Foggy Bottom Breakdown (Auto Da Fe)
In typical fashion, the mountainous labors of our august
KongressKlowns to ‘save the auto industry’ have given birth to a
ridiculuous mouse, and now the ‘markets’ are whimpering and crying for
mommy. Some things concern me more than the future of Detroit Iron and
pink Cadillacs, though.
1. Cries are already being raised for the
Federal Reserve or the TARP to lend. The problem here is constitutional
legitimacy. Rightly or wrongly, the legislature has rejected such
funding. But our culture has changed to the point that many consider it
acceptable for the executive branch to simply overrule the legislature
in caudillo fashion; that is, rule by decree. When you lose the rule of
law, you are living in the Third World. And that has very long-term
2. As for the idea of using the TARP, it reportedly
has only $15 billion left from the $350 billion first tranche. The $15
bil is needed just for daily liquidity — ordering in sandwiches,
paying the coffee vendor, buying printer ink, and such. Unlike ‘solvent
but illiquid’ entities which can benefit from emergency assistance,
Usgov is the opposite — ‘insolvent but [barely] liquid.’
negative net worth of nearly $60 trillion, or four years’ worth of GDP,
Usgov is indisputably insolvent. However, its sovereign power to tax,
borrow and print money allow it to continue generating short-term
liquidity by main force. To raise more TARP funds, for instance, Usgov
would have to shotgun the Treasury market with even bigger debt
issuances, above and beyond the heavy calendar of weekly maturities
which have to be rolled over.
To put it in different fashion, if anything
happened to disrupt the schedule of debt auctions or the D.C.-bound
flow of tax withholding — be it sunspots, an earthquake, or squirrels
chewing through a fiber optic cable — Usgov would run out of cash and
default within a few business days. It simply does not have any
meaningful level of cash reserves, in relation to its gargantuan size.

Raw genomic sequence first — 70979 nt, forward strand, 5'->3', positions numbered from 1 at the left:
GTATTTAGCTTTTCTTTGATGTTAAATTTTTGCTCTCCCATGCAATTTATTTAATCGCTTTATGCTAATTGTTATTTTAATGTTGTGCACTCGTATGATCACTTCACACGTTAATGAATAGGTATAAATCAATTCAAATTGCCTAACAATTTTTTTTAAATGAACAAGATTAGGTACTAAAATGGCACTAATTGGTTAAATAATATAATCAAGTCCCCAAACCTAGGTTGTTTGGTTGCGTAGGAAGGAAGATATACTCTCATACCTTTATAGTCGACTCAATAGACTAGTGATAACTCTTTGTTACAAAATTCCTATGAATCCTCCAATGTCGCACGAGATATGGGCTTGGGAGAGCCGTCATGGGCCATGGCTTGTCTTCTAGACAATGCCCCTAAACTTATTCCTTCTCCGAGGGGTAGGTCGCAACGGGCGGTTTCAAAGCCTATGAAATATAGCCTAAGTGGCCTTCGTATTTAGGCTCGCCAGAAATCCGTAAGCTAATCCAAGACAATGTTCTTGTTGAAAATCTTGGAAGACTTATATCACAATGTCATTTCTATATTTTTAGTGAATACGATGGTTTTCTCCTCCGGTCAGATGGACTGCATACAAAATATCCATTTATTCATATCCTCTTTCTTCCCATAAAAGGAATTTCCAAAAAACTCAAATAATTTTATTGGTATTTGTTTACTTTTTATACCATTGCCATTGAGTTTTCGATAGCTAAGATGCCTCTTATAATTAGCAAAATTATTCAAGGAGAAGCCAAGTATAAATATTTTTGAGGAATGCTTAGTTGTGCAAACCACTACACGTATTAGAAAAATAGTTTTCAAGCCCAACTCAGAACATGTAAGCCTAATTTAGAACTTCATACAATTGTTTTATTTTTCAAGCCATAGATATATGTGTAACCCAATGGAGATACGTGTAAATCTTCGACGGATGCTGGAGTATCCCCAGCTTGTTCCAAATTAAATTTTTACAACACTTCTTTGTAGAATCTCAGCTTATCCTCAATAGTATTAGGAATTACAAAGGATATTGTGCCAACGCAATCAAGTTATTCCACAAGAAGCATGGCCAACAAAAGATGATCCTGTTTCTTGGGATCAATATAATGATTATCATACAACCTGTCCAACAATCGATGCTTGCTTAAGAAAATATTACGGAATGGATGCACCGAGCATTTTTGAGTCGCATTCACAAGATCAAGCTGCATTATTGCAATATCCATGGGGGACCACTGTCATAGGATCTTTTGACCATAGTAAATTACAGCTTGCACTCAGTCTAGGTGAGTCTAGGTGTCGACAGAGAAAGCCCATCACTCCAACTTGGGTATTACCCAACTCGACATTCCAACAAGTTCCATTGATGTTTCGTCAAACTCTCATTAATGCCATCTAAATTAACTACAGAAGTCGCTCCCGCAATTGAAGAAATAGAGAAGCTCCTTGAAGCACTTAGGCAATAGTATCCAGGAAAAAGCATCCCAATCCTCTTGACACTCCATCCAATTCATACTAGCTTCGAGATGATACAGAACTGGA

I ask you — is this any way to run a superpower? Is it really a superpower anymore?
Despite all of the above, a moment of catharsis is approaching. I have
been waiting for the flagship bankruptcy of a household name, which
exposes in indisputable and unforgetable fashion the wreckage of the
system. If we get 3-inch type headlines proclaiming ‘Gray Christmas’ or
‘Black New Year,’ that will be one of the great contrary-opinion fades
of all time. I would buy busted shares [not automakers, mind you] with both hands, whilst bellowing
‘More, please, kind sirs!’
BE THE ABYSS
One hour later — here we go — a White House spokesklown says TARP funds may be used to bail out the auto industry.
is how Hugo Chavez governs in Venezuela — handing out state funds to
his cronies, as if it were his personal bank account. ‘L’etat, c’est
moi,’ in the immortal words of Napoleon.
Welcome to the Third World, comrades. At last we’ll get cheap bananas when the steak runs out. Viva la revolucion! Viva TARP!
‘“Because Congress failed to act, we will stand ready to
prevent an imminent failure until Congress reconvenes and acts
to address the long-term viability of the industry,” Treasury
spokeswoman Brookly McLaughlin said in an e-mailed statement.
‘Since Congress rejected the president’s request, he will simply rule by decree until a new Congress complies with his wishes.’
Mugabe does crap like this every day. At least they don’t get freezing
winters in his bankrupt nation. Plus, everybody’s a millionaire
there. Harare, here I come! Cholera don’t scare me.
I think we need to watch this again!
Wow, here is one Senator who seems to have taken the Crash Course —
result of the bailout culture that now exists on Capitol Hill will be
incredibly high rates of inflation down the road as the economy picks
back up and prices reflect the amount of new money circulating through
is no question this will result in inflation,” [Senator] DeMint said. “The amount
of money we’ve borrowed, the amount of money we’ve printed has put us
in a more dangerous situation than we’ve ever been in as a country. We
may not see the inflation as long as the economy is slow. But, I’ve
talked to some economic experts and once the economy starts picking up
with so much money in the money supply and so much debt, we’re likely
to see very high interest rates and very high inflation rates.”
DeMint went as far as to say that General Motors (NYSE:GM),
one of the Big Three auto manufacturers lobbying for bailout money, was
better off than the nation that’s debating whether to rescue it.
you look at where we’re going, we’re not on a sustainable course as a
country,” DeMint said. “Frankly, GM is in a better financial situation
than we are as a country. The only difference is we can print money.
But as other countries around the world lose confidence in the value of
a dollar – that’s going to come home very shortly.”
Damn, Jim … YOU SOUND LIKE ART CASHIN!
FREE MONEY ISN’T FREE
i am in the second stage of awareness and i imagine i will eventually move into another stage at some point.
i hope i dont have to move out of my house tho……………………i am underwater and sinking fast……………somebody throw me a tarp